two goldendoodles running on the beach

F1 vs F2 Goldendoodle: Generations Explained

With ever-increasing popularity, the goldendoodle is one of the most popular companion dogs. These golden retriever and poodle mixes are renowned for their teddy bear appearance with a hypoallergenic coat.

However, not all goldendoodles are the offspring of a golden retriever and a poodle. If you’re interested in these designer dog breeds, you’ll come across classifications starting with F, such as an F1 or F2.

Our article will walk you through the differences between these two generationally different goldendoodles while touching on others to help you discover the best goldendoodle for you.

Goldendoodle Generations Explained

All the letters and numbers may seem complicated at first, but the goldendoodle generation follows a pretty simple logic. A golden retriever bred with a poodle gets you a first-generation goldendoodle, classified as an F1 goldendoodle.

The offspring of two F1 goldendoodles are second-generation goldendoodles or F2 goldendoodles – and the puppies of two second-generation goldendoodles are F3 goldendoodles.

However, the hypoallergenic coat isn’t always a guarantee with first, second, and third-generation goldendoodles. That’s why breeders often backcross first-generation goldendoodles with a poodle to get the desired hypoallergenic coat.

This backcrossing not only makes the coat more hypoallergenic but also curlier. It’s a trait that many goldendoodle owners want. These goldendoodles are referred to as F1b or F2b goldendoodles, depending on the goldendoodle parent.

Even with backcrossing, the coat may not have the desired characteristics. Although goldendoodles don’t shed, they may produce more allergens than a poodle. A breeder may then decide to backcross a goldendoodle once more to guarantee a fully hypoallergenic coat.

For these goldendoodles (mixes of F1b goldendoodles – which you can read about in more detail here – and poodles), you add another b at the end, making them F1bb goldendoodles.

Generally, the more poodle a goldendoodle has in its genetic pool, the more hypoallergenic the coat is. If you’re allergic to pets and want to adopt a goldendoodle, you may need to carefully consider these to have a dog with a coat that doesn’t trigger allergic reactions.

Goldendoodle Generations: A Quick Summary

Here’s a table that summarizes the goldendoodle generations explained above.

F1 GoldendoodleGolden Retriever + Poodle
F2 GoldendoodleF1 Goldendoodle + F1 Goldendoodle
F3 GoldendoodleF2 Goldendoodle + F2 Goldendoodle
F1b GoldendoodleGoldendoodle + Poodle
F2b GoldendoodleF2 Goldendoodle + Poodle
F1bb GoldendoodleF1b Goldendoodle + Poodle
F2bb GoldendoodleF2b Goldendoodle + Poodle

Differences Between F1 and F2 Goldendoodles

F1 and F2 goldendoodles are more similar than F1b, F1bb, F2b, and F2bb goldendoodles, as they have the same amount of poodle and golden retriever genes. Still, there are differences between these two goldendoodle generations everyone interested in adopting a goldendoodle should know. Here’s an overview of these differences.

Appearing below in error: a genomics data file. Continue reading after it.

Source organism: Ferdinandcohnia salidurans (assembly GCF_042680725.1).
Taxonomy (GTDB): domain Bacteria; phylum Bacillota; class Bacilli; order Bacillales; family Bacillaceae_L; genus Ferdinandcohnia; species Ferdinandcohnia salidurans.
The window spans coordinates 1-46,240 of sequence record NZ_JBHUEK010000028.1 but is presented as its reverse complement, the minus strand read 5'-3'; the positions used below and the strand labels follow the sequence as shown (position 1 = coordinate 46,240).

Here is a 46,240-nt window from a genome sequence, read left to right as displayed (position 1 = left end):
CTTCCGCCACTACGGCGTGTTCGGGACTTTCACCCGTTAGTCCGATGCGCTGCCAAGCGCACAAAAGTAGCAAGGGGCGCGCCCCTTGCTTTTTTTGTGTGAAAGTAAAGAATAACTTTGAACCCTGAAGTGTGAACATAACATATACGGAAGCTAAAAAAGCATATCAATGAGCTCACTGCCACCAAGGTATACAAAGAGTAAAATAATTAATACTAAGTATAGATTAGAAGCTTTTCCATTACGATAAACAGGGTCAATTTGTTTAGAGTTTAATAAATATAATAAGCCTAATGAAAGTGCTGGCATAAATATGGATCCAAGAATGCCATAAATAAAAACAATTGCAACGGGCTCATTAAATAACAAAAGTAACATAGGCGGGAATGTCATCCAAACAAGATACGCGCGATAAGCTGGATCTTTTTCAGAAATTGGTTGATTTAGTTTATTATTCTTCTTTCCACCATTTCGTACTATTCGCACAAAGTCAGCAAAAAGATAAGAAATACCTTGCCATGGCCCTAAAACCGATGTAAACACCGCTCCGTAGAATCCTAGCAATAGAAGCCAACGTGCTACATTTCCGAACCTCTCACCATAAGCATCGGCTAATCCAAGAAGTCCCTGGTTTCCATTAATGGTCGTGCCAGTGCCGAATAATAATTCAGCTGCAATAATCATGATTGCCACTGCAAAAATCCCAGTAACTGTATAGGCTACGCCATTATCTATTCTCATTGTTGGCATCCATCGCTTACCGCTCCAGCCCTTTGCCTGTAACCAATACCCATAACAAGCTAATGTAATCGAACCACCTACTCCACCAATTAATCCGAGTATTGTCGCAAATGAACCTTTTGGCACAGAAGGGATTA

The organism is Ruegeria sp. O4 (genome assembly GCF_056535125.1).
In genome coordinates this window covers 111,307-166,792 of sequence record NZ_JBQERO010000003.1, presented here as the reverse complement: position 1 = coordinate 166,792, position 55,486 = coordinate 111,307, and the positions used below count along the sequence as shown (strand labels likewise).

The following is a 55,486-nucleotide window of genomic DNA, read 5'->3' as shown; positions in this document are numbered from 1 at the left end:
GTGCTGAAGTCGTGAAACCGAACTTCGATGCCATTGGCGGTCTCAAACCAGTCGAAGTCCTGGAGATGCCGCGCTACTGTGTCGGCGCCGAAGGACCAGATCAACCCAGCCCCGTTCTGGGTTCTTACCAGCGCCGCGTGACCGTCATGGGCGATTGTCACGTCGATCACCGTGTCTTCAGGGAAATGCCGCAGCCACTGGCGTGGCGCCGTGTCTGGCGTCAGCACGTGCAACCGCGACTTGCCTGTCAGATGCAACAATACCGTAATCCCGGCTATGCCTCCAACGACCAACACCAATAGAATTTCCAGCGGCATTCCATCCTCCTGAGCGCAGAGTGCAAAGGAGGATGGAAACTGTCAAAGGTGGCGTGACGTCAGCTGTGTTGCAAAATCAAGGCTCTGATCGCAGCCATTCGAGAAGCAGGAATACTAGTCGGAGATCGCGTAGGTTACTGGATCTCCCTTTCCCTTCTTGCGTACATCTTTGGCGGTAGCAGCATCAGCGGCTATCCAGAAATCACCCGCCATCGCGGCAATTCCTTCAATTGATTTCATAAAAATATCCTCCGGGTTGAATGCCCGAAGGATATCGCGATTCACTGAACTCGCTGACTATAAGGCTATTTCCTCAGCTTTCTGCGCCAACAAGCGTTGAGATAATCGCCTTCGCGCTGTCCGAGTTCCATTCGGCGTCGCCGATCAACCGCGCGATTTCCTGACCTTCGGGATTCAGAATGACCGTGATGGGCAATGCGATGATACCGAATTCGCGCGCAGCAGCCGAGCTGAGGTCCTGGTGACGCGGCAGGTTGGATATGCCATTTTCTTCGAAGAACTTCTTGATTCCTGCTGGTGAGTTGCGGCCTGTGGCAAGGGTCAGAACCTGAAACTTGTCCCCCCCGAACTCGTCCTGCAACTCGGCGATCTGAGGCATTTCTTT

Coat Type and Appearance

The coats of both F1 and F2 goldendoodles vary. While some goldendoodles have curlier coats, others may be slightly wavy. Even the puppies in the same litter may have different coat types and textures. You can expect a coat ranging from slightly wavy to curly in both F1 and F2 goldendoodles.


The size of F1 and F2 goldendoodles vary depending on the poodle parent. However, there’s a higher chance that an F2 goldendoodle may be larger than an F1 goldendoodle. This mostly depends on the poodle heritage of the goldendoodle.

If the poodle parent of a first-generation goldendoodle is a miniature or toy, these F1 goldendoodles are likely to be smaller than others. Often, smaller goldendoodles like these are referred to as mini goldendoodles.

Nonetheless, F2 goldendoodles tend to be taller and heavier than first-generation goldendoodles, given the poodle grandparent is a standard poodle.


Both the F1 and F2 goldendoodles are healthy dogs. However, the genetic diversity in F1 goldendoodles lowers their risk of inheriting health problems associated with purebred parents.


All goldendoodles are lively, energetic, and curious by nature, but F1 goldendoodles may inherit traits from both golden retrievers and poodles. This makes their temperament a bit difficult to predict. They can be similar to the poodle parent or more golden retriever-like.

With F2 goldendoodles, you can expect them to have a personality similar to their goldendoodle parents. For example, if one parent is gentle and calm, their puppies are likely to be the same.

F1 vs F2 Goldendoodle: Which One Is for You?

There are differences between F1 and F2 goldendoodles, but they aren’t always apparent. To decide between these two generationally different goldendoodles, it’s best to talk with the breeder about the individual characteristics of each puppy. By observing the puppy’s behavior and physical traits, you can find the right pup to adopt between an F1 and F2 goldendoodle.